We were woken at 5.30am, the temperature had dropped to -5 degrees and I found myself with the first signs of altitude sickness – a mild headache which lasted the rest of the trip!
We started walking for 6 hours up boulders - the rainforest was beginning to end, the trees had disappeared and we started to walk on a path through fern... imagine going on the stair master at the gym for 6 hours, and that may give you an insight into how we felt when we arrived (above the clouds) at Shira Cave Camp – with an elevation of 3750 meters above sea level.
During the evening, the porters, who were absolute troopers in carrying our kit along with their own endeavoured to keep our spirits high by singing local songs. Unfortunately, the first member of our group dropped out today due to altitude sickness. We enjoyed another cooked meal and another early night.
We were woken up at 5.30am again after a disturbed night’s sleep – although I was sleeping, the sleep quality wasn’t good, and I was waking up every 45 minutes. My resting heartbeat, when even just laying down was over 100bpm whilst my body was trying to deal with the lack of oxygen.
Today was going to be a big test on altitude – we were climbing up as high as 4600 meters above sea level to Lava Tour before dropping down to 3900 meters to sleep. The reason we climb high and sleep low is purely to adapt the change in oxygen levels.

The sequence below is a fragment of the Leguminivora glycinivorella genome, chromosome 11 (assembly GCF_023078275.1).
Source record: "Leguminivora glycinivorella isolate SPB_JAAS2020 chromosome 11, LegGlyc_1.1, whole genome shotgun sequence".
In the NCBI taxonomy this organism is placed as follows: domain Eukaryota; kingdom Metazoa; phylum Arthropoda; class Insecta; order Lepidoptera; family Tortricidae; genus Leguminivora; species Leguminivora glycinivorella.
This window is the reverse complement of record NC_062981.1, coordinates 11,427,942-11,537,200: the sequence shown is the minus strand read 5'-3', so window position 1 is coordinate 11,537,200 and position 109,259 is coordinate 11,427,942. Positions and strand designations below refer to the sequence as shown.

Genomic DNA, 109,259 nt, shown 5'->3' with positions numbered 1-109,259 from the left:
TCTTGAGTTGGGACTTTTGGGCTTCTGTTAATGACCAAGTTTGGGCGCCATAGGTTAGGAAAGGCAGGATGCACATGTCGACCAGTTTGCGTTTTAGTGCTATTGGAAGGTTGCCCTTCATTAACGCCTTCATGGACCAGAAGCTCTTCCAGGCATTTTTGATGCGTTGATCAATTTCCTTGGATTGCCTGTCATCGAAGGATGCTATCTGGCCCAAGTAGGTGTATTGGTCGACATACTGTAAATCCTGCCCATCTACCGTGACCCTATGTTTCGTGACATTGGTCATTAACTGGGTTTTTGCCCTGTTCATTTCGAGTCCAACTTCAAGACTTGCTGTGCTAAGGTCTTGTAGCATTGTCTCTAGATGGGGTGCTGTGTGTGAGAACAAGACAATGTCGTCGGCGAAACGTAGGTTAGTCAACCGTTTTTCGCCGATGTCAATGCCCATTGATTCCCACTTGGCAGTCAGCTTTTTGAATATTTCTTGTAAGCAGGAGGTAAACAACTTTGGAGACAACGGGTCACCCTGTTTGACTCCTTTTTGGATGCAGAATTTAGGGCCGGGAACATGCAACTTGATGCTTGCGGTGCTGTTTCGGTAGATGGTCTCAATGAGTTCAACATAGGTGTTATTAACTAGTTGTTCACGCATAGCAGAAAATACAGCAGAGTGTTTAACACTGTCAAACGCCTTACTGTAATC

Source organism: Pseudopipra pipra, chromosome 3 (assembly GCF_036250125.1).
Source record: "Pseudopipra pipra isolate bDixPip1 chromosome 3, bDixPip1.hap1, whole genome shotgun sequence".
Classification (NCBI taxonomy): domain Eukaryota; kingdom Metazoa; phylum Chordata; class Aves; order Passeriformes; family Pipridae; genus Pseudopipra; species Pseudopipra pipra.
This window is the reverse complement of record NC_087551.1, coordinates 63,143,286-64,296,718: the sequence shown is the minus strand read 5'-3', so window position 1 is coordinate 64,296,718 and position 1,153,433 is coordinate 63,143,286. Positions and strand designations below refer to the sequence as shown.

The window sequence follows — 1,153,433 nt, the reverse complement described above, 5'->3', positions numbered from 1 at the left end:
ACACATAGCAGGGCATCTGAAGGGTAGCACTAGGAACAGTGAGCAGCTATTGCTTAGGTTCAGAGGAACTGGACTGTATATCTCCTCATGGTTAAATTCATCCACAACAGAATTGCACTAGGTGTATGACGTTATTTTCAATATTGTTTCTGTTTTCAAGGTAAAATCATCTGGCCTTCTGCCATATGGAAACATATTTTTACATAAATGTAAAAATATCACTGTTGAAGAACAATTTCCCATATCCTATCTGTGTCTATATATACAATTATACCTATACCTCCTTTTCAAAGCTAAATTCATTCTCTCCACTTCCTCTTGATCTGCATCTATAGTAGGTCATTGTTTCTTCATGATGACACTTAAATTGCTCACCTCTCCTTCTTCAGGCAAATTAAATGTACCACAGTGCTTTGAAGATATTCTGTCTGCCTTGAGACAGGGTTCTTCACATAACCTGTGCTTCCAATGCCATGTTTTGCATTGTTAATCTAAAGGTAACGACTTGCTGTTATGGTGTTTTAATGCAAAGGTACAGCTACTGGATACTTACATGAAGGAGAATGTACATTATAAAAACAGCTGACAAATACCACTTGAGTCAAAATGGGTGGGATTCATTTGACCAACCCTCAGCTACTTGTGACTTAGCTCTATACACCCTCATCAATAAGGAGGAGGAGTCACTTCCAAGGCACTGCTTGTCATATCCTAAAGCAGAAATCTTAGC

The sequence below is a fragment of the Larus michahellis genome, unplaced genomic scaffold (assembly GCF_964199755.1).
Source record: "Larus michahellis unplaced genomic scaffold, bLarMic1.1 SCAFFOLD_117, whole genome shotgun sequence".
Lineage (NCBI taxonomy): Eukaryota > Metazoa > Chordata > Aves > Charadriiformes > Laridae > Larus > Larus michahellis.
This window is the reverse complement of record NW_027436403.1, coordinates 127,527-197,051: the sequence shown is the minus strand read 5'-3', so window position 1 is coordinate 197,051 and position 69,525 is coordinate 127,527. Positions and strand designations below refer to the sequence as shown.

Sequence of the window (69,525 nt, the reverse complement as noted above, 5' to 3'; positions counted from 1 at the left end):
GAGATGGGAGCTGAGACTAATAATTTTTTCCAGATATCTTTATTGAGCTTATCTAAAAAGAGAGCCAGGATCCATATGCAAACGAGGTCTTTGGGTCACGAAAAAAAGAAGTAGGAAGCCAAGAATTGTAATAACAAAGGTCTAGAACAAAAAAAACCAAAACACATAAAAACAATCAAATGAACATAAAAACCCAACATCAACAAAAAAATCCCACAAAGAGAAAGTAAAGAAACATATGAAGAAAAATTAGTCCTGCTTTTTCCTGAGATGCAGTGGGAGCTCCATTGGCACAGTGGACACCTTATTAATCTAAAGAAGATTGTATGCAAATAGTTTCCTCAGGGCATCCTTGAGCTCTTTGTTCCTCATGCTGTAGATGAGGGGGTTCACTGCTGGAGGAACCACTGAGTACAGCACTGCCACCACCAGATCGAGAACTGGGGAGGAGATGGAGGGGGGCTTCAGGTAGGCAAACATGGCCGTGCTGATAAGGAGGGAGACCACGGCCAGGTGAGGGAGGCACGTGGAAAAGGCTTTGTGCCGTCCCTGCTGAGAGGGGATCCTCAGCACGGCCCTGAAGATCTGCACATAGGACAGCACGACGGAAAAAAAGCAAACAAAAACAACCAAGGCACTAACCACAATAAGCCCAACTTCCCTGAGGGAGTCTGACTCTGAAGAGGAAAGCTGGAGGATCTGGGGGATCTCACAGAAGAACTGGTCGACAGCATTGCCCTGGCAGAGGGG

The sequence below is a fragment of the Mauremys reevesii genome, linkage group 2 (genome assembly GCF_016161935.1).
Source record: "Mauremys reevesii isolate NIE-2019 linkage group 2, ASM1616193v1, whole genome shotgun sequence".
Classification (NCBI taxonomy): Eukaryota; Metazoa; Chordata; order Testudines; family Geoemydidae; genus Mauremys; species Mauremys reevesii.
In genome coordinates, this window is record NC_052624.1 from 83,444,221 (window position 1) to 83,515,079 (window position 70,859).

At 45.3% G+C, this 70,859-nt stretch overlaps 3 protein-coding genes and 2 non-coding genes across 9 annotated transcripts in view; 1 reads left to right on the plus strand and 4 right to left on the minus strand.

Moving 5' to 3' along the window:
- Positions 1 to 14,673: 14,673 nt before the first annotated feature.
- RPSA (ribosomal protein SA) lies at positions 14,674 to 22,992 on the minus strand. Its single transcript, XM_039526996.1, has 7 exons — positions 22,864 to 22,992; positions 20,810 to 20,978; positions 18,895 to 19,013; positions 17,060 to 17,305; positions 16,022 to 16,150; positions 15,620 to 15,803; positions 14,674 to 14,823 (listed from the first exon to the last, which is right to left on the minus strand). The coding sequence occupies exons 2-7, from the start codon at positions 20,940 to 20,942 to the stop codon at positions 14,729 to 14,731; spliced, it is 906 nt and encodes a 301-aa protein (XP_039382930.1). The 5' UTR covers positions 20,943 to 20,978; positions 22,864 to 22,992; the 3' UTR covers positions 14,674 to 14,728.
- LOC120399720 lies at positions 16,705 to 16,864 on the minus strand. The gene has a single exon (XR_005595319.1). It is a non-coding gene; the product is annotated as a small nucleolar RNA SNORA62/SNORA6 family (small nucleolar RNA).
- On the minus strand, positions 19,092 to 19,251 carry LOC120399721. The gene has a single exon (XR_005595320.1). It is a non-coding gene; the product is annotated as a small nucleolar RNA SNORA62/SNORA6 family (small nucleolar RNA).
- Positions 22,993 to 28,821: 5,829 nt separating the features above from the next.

The terrain was “Mars like” very rocky and unsteady under your feet. During this day we all found it hard and the first signs of some members really struggling were beginning to show – this was the first, and not the last day I cried.
What I didn’t realise after being woken up at the unearthly hour of 4.45am, was that day 4 was not only going to be the hardest day of this trip for me, but in fact, my life. I was force feeding myself as I had no appetite, so was given steroids later in the day in order to help increase my appetite as food was my fuel and I couldn’t run the risk on running on empty.